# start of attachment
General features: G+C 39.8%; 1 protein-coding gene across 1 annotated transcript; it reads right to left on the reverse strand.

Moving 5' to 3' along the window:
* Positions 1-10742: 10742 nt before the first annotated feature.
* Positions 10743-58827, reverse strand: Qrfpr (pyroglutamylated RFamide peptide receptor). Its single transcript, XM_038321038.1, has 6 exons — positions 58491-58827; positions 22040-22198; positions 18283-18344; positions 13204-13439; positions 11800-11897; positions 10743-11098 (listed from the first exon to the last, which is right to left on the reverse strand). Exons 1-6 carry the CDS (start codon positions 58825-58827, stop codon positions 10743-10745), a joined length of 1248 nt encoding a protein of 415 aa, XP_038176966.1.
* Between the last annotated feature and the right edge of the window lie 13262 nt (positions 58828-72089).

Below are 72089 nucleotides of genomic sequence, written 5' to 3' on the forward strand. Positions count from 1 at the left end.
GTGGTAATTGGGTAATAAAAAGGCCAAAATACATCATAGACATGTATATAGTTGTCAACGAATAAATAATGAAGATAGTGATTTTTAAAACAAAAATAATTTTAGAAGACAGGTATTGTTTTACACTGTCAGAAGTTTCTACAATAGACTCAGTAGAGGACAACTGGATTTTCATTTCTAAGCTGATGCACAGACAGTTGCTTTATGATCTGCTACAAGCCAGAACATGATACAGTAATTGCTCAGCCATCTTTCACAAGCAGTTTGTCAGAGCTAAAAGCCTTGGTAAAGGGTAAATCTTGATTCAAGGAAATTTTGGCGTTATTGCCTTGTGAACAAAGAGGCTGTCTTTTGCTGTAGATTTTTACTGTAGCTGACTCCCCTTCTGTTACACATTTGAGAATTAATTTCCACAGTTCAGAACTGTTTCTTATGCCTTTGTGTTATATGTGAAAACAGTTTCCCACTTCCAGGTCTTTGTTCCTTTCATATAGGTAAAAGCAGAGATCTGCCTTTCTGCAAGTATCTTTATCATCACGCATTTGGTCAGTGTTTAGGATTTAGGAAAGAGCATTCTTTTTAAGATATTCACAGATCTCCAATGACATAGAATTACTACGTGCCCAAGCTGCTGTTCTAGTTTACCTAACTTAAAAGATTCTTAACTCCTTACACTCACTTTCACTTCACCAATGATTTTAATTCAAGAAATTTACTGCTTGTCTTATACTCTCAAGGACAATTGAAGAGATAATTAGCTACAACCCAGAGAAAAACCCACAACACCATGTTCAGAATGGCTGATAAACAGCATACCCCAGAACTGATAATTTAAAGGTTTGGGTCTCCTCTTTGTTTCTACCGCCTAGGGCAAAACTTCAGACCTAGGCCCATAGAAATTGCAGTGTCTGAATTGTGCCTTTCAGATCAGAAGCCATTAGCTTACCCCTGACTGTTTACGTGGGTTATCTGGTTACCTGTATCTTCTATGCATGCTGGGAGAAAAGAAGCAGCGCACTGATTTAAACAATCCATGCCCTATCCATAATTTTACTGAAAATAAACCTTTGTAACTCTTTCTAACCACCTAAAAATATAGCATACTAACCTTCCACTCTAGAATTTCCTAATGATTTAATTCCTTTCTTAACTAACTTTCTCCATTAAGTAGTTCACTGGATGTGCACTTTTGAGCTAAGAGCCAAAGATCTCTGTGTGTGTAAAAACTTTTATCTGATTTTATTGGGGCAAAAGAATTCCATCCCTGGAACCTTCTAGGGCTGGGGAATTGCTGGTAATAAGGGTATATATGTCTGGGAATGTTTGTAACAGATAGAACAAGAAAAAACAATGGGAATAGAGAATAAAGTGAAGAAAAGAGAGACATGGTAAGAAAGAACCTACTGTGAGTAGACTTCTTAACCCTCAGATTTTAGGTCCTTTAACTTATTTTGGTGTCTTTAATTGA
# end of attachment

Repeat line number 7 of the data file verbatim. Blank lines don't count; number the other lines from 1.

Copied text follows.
GTGGTAATTGGGTAATAAAAAGGCCAAAATACATCATAGACATGTATATAGTTGTCAACGAATAAATAATGAAGATAGTGATTTTTAAAACAAAAATAATTTTAGAAGACAGGTATTGTTTTACACTGTCAGAAGTTTCTACAATAGACTCAGTAGAGGACAACTGGATTTTCATTTCTAAGCTGATGCACAGACAGTTGCTTTATGATCTGCTACAAGCCAGAACATGATACAGTAATTGCTCAGCCATCTTTCACAAGCAGTTTGTCAGAGCTAAAAGCCTTGGTAAAGGGTAAATCTTGATTCAAGGAAATTTTGGCGTTATTGCCTTGTGAACAAAGAGGCTGTCTTTTGCTGTAGATTTTTACTGTAGCTGACTCCCCTTCTGTTACACATTTGAGAATTAATTTCCACAGTTCAGAACTGTTTCTTATGCCTTTGTGTTATATGTGAAAACAGTTTCCCACTTCCAGGTCTTTGTTCCTTTCATATAGGTAAAAGCAGAGATCTGCCTTTCTGCAAGTATCTTTATCATCACGCATTTGGTCAGTGTTTAGGATTTAGGAAAGAGCATTCTTTTTAAGATATTCACAGATCTCCAATGACATAGAATTACTACGTGCCCAAGCTGCTGTTCTAGTTTACCTAACTTAAAAGATTCTTAACTCCTTACACTCACTTTCACTTCACCAATGATTTTAATTCAAGAAATTTACTGCTTGTCTTATACTCTCAAGGACAATTGAAGAGATAATTAGCTACAACCCAGAGAAAAACCCACAACACCATGTTCAGAATGGCTGATAAACAGCATACCCCAGAACTGATAATTTAAAGGTTTGGGTCTCCTCTTTGTTTCTACCGCCTAGGGCAAAACTTCAGACCTAGGCCCATAGAAATTGCAGTGTCTGAATTGTGCCTTTCAGATCAGAAGCCATTAGCTTACCCCTGACTGTTTACGTGGGTTATCTGGTTACCTGTATCTTCTATGCATGCTGGGAGAAAAGAAGCAGCGCACTGATTTAAACAATCCATGCCCTATCCATAATTTTACTGAAAATAAACCTTTGTAACTCTTTCTAACCACCTAAAAATATAGCATACTAACCTTCCACTCTAGAATTTCCTAATGATTTAATTCCTTTCTTAACTAACTTTCTCCATTAAGTAGTTCACTGGATGTGCACTTTTGAGCTAAGAGCCAAAGATCTCTGTGTGTGTAAAAACTTTTATCTGATTTTATTGGGGCAAAAGAATTCCATCCCTGGAACCTTCTAGGGCTGGGGAATTGCTGGTAATAAGGGTATATATGTCTGGGAATGTTTGTAACAGATAGAACAAGAAAAAACAATGGGAATAGAGAATAAAGTGAAGAAAAGAGAGACATGGTAAGAAAGAACCTACTGTGAGTAGACTTCTTAACCCTCAGATTTTAGGTCCTTTAACTTATTTTGGTGTCTTTAATTGA